Some nurses stay at one job for their entire career, but for the majority of nurses, at one time or another, will ask themselves if it’s time to look for a new job. Maybe you have been at your job for a number of years and are ready for a change, or you might be a new grad and realize your current job is not the right fit. Either way, you might be considering whether or not it’s time to move on. Leaving a job is a big deal, so how do you know if you should stay at your current job or if it’s time to go? [continue reading…]
Those who have been working as a nurse for a number of years know it can be a tough job. Taking care of sick and injured people is physically, mentally, and emotionally draining. As if that were not enough, add in long hours and hospital politics, and it’s no wonder you may have lost some of your passion for the job.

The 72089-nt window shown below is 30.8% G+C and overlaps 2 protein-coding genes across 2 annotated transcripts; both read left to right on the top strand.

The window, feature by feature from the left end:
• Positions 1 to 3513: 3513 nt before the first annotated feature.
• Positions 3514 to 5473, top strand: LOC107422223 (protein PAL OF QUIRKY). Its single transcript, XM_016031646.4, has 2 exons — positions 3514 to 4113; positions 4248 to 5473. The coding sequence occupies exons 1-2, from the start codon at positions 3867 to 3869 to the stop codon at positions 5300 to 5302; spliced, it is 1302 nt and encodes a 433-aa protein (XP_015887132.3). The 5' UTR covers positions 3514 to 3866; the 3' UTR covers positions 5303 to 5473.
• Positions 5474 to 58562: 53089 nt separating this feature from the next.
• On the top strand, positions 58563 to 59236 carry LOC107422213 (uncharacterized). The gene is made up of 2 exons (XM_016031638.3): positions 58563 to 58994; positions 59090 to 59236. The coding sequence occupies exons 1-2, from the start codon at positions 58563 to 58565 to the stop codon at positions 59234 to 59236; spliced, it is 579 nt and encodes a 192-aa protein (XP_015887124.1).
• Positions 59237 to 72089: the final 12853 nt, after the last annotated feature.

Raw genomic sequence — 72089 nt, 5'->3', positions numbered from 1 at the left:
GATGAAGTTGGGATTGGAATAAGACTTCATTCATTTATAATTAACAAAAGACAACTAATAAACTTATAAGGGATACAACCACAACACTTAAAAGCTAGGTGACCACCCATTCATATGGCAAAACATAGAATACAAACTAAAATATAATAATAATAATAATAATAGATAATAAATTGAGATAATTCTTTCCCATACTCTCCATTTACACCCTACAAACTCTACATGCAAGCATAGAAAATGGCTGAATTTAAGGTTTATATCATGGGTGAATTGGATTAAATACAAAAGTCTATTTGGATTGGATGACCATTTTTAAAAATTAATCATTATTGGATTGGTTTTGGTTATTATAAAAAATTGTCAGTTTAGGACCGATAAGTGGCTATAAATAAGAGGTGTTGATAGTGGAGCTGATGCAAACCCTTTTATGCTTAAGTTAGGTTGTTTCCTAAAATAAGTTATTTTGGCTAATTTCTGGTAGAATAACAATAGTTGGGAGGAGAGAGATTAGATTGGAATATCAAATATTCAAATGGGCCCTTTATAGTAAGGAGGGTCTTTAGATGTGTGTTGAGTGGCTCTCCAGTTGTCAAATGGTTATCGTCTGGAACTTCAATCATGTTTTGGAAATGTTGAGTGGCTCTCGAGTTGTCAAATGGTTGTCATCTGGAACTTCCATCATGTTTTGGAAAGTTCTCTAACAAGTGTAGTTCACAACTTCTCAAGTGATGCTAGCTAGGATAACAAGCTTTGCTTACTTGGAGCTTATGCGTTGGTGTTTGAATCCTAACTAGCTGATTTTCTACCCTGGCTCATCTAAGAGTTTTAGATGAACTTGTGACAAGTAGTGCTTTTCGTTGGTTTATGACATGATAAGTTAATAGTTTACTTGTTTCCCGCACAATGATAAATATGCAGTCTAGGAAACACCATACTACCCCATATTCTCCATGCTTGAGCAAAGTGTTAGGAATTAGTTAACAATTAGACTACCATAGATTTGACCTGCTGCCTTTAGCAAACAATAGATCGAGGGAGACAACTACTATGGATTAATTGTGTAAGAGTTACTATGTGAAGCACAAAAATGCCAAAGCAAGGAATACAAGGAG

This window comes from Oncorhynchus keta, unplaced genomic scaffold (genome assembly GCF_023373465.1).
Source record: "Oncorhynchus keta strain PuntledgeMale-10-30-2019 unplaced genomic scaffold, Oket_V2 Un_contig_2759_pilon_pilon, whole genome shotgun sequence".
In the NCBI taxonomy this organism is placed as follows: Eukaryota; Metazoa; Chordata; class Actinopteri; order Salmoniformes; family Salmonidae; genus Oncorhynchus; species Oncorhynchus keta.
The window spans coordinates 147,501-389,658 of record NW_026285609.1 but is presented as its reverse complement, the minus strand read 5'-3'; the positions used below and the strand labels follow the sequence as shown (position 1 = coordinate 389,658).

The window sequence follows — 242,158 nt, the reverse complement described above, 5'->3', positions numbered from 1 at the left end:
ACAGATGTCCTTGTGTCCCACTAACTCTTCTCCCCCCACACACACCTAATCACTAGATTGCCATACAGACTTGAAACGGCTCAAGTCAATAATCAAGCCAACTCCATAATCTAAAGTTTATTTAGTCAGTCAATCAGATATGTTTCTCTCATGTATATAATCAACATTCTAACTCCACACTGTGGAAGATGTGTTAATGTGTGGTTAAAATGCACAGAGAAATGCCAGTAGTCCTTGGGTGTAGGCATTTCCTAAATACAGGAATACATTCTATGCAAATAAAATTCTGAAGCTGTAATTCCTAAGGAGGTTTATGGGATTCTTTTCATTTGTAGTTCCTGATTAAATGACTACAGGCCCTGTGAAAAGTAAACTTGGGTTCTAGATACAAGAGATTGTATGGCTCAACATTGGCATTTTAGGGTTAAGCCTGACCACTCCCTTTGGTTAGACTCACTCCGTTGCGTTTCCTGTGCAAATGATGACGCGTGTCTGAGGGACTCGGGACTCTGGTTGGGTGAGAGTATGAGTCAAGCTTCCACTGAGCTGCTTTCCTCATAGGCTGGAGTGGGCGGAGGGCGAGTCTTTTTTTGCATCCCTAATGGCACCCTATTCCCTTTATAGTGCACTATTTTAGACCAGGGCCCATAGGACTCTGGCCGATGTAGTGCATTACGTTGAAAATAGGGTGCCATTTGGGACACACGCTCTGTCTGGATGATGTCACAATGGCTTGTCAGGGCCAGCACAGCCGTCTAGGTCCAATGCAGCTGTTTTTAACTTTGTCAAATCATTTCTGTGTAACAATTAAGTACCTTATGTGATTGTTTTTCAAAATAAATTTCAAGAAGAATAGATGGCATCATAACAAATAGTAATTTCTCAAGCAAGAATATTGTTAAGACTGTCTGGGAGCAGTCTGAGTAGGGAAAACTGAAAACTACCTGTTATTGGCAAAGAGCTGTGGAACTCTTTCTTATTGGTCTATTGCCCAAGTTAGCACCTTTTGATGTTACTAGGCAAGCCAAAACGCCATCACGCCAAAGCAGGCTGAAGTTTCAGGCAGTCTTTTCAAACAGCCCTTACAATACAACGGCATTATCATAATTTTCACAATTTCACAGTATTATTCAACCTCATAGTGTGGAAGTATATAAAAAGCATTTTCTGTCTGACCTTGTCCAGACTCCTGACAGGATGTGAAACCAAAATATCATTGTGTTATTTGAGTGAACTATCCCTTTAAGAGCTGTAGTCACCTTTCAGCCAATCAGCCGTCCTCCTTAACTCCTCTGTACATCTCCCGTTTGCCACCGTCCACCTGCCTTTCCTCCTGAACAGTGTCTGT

If you wake up one morning and wonder where your fresh-faced enthusiasm for the profession went, you are not alone. According to a 2013 study conducted by AMN Healthcare, almost a quarter of nurses age 55 or older responding to the study plan to leave the nursing field or decrease their participation in the nursing profession. [continue reading…]
Maybe you have been working as a nurse for several years and are feeling a bit burnt-out. It is common for nurses to start to feel that way after years in the field. Nurses deal with a lot of stress on a daily basis. From demanding doctors to unhappy patients to witnessing tragedies, nursing can take its toll. But before you start considering switching careers, you may want to consider working as a nurse traveler. [continue reading…]
It can happen to the best of nurses, and even to nurses who once loved their jobs. You may not even recognize the signs at first, but it can take its toll, leave you drained and even compromise your ability to do your job well. The problem is burnout. Career burnout can happen in any field, but people in medical careers are especially at risk.